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Thursday, 16 September 2010


One standard way to make a fractal curve is to take a straight line, cut it in half, and move its mid-point a random amount. You then do the same with the two halves, but move their midpoints by a smaller random amount. If you keep going you end up after a few times with something like the picture above.

This is a way to generate artificial coastlines. If you do it with a triangle instead of a line and move the midpoints of its edges out of the plane of the triangle, you make an artificial fractal landscape (shown here flooded):

Here's a new way to do this sort of thing.

Take a box (blue) with a single diagonal line in it (black). Split the line in half and move it as far as you can without a disc on the split-point hitting anything. You get this:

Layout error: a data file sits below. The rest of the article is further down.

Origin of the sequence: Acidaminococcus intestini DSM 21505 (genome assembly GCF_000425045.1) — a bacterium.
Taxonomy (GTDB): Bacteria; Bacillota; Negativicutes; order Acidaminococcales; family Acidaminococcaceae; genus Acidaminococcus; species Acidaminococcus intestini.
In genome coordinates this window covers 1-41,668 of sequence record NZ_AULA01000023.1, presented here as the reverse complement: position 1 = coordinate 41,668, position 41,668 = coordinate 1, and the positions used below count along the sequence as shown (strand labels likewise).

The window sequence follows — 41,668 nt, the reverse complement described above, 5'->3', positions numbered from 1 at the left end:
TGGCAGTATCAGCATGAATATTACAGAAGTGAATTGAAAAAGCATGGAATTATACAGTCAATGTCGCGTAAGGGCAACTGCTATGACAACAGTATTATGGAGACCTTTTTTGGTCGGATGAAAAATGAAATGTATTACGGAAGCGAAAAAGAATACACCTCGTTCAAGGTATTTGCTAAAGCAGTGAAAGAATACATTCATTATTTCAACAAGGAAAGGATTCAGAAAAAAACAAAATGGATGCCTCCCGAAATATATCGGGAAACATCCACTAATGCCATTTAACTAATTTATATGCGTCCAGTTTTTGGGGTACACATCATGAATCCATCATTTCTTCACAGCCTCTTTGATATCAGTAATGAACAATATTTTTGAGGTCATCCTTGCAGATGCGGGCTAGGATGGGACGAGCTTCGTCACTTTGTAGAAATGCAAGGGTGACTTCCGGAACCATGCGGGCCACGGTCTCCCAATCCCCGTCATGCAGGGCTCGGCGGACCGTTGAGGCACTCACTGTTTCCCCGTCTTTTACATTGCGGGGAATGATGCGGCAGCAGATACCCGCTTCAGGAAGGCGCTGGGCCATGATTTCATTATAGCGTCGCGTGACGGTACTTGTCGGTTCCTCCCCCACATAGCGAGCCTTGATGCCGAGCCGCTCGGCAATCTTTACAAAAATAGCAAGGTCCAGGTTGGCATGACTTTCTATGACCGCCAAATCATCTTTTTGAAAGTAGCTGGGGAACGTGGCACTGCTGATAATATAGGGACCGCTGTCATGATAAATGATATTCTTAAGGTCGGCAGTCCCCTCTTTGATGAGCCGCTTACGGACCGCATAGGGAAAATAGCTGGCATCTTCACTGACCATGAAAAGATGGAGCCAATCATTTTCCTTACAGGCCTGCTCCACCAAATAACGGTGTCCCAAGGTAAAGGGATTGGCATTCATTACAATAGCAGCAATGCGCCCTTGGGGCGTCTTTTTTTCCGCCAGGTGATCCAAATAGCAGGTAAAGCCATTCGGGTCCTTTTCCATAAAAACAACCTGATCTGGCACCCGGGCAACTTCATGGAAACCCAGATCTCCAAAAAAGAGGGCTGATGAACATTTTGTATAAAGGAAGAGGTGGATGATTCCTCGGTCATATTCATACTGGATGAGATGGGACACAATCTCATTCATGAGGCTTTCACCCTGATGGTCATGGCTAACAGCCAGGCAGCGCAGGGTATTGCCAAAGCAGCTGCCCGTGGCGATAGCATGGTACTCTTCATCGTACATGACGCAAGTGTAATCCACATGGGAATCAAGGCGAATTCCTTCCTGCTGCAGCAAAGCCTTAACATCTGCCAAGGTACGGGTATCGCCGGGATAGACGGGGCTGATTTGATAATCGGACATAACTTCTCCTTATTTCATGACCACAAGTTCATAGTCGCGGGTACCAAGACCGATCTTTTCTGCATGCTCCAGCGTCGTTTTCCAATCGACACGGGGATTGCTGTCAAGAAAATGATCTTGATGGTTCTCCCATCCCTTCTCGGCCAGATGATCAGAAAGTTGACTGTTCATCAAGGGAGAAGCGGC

Then repeat this on the two halves, with the exclusion disc reducing in radius at each stage and being imagined to be on every vertex of the curve:

That's it after six steps. Note that, although it looks random, it is entirely deterministic and its shape is set by that simple rule: split, and move as far as you can without the straight lines overlapping the discs.

Here it is after splitting ten times.

If you start with the four edges of a square (filled in red here so you can see what happens):

And let it run you get this:

For more on this idea see here.

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